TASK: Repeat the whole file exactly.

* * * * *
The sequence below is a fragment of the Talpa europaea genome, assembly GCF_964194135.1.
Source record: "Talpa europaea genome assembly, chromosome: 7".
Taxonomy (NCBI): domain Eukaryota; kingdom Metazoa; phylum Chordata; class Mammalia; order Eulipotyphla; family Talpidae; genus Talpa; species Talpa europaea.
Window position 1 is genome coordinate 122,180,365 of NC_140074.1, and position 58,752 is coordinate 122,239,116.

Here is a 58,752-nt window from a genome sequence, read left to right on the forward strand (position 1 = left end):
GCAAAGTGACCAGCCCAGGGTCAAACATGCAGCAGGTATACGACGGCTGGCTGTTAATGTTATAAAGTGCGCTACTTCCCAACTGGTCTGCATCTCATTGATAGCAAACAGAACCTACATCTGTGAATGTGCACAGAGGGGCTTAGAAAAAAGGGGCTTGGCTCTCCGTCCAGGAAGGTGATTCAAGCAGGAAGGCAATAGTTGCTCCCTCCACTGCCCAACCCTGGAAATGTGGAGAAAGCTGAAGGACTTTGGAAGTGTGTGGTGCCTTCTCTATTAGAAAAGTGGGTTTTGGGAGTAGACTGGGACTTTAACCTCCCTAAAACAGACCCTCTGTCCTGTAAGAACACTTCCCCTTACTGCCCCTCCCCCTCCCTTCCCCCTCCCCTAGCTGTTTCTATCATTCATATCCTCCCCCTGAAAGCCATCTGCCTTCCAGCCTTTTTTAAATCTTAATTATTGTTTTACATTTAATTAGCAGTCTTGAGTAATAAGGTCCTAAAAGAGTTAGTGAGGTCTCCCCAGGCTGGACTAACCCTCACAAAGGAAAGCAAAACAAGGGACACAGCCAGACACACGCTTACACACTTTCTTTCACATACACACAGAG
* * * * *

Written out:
The sequence below is a fragment of the Talpa europaea genome, assembly GCF_964194135.1.
Source record: "Talpa europaea genome assembly, chromosome: 7".
Taxonomy (NCBI): domain Eukaryota; kingdom Metazoa; phylum Chordata; class Mammalia; order Eulipotyphla; family Talpidae; genus Talpa; species Talpa europaea.
Window position 1 is genome coordinate 122,180,365 of NC_140074.1, and position 58,752 is coordinate 122,239,116.

Here is a 58,752-nt window from a genome sequence, read left to right on the forward strand (position 1 = left end):
GCAAAGTGACCAGCCCAGGGTCAAACATGCAGCAGGTATACGACGGCTGGCTGTTAATGTTATAAAGTGCGCTACTTCCCAACTGGTCTGCATCTCATTGATAGCAAACAGAACCTACATCTGTGAATGTGCACAGAGGGGCTTAGAAAAAAGGGGCTTGGCTCTCCGTCCAGGAAGGTGATTCAAGCAGGAAGGCAATAGTTGCTCCCTCCACTGCCCAACCCTGGAAATGTGGAGAAAGCTGAAGGACTTTGGAAGTGTGTGGTGCCTTCTCTATTAGAAAAGTGGGTTTTGGGAGTAGACTGGGACTTTAACCTCCCTAAAACAGACCCTCTGTCCTGTAAGAACACTTCCCCTTACTGCCCCTCCCCCTCCCTTCCCCCTCCCCTAGCTGTTTCTATCATTCATATCCTCCCCCTGAAAGCCATCTGCCTTCCAGCCTTTTTTAAATCTTAATTATTGTTTTACATTTAATTAGCAGTCTTGAGTAATAAGGTCCTAAAAGAGTTAGTGAGGTCTCCCCAGGCTGGACTAACCCTCACAAAGGAAAGCAAAACAAGGGACACAGCCAGACACACGCTTACACACTTTCTTTCACATACACACAGAG